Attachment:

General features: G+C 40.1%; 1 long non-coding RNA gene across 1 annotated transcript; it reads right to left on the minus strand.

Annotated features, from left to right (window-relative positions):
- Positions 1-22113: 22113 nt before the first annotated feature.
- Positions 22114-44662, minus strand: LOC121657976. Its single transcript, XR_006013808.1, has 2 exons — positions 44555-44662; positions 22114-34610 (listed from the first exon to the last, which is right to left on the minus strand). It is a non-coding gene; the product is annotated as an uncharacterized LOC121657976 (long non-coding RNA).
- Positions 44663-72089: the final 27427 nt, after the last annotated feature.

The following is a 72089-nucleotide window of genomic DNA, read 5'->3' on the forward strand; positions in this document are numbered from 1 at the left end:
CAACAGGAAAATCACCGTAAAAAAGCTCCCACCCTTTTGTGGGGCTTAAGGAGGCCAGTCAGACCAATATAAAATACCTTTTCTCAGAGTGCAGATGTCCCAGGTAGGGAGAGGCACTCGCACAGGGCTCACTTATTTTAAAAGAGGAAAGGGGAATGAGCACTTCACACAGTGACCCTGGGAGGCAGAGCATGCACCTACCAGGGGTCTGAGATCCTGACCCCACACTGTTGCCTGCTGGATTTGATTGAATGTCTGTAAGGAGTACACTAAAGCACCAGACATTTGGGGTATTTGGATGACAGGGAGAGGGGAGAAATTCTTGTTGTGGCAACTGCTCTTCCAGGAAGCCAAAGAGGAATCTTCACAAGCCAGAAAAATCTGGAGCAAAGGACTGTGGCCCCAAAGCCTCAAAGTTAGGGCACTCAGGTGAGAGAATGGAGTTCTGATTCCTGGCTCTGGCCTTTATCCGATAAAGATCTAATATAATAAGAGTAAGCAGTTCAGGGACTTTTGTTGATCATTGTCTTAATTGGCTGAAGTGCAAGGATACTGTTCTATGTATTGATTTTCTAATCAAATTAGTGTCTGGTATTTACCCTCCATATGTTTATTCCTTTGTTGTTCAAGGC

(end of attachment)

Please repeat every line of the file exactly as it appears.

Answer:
General features: G+C 40.1%; 1 long non-coding RNA gene across 1 annotated transcript; it reads right to left on the minus strand.

Annotated features, from left to right (window-relative positions):
- Positions 1-22113: 22113 nt before the first annotated feature.
- Positions 22114-44662, minus strand: LOC121657976. Its single transcript, XR_006013808.1, has 2 exons — positions 44555-44662; positions 22114-34610 (listed from the first exon to the last, which is right to left on the minus strand). It is a non-coding gene; the product is annotated as an uncharacterized LOC121657976 (long non-coding RNA).
- Positions 44663-72089: the final 27427 nt, after the last annotated feature.

The following is a 72089-nucleotide window of genomic DNA, read 5'->3' on the forward strand; positions in this document are numbered from 1 at the left end:
CAACAGGAAAATCACCGTAAAAAAGCTCCCACCCTTTTGTGGGGCTTAAGGAGGCCAGTCAGACCAATATAAAATACCTTTTCTCAGAGTGCAGATGTCCCAGGTAGGGAGAGGCACTCGCACAGGGCTCACTTATTTTAAAAGAGGAAAGGGGAATGAGCACTTCACACAGTGACCCTGGGAGGCAGAGCATGCACCTACCAGGGGTCTGAGATCCTGACCCCACACTGTTGCCTGCTGGATTTGATTGAATGTCTGTAAGGAGTACACTAAAGCACCAGACATTTGGGGTATTTGGATGACAGGGAGAGGGGAGAAATTCTTGTTGTGGCAACTGCTCTTCCAGGAAGCCAAAGAGGAATCTTCACAAGCCAGAAAAATCTGGAGCAAAGGACTGTGGCCCCAAAGCCTCAAAGTTAGGGCACTCAGGTGAGAGAATGGAGTTCTGATTCCTGGCTCTGGCCTTTATCCGATAAAGATCTAATATAATAAGAGTAAGCAGTTCAGGGACTTTTGTTGATCATTGTCTTAATTGGCTGAAGTGCAAGGATACTGTTCTATGTATTGATTTTCTAATCAAATTAGTGTCTGGTATTTACCCTCCATATGTTTATTCCTTTGTTGTTCAAGGC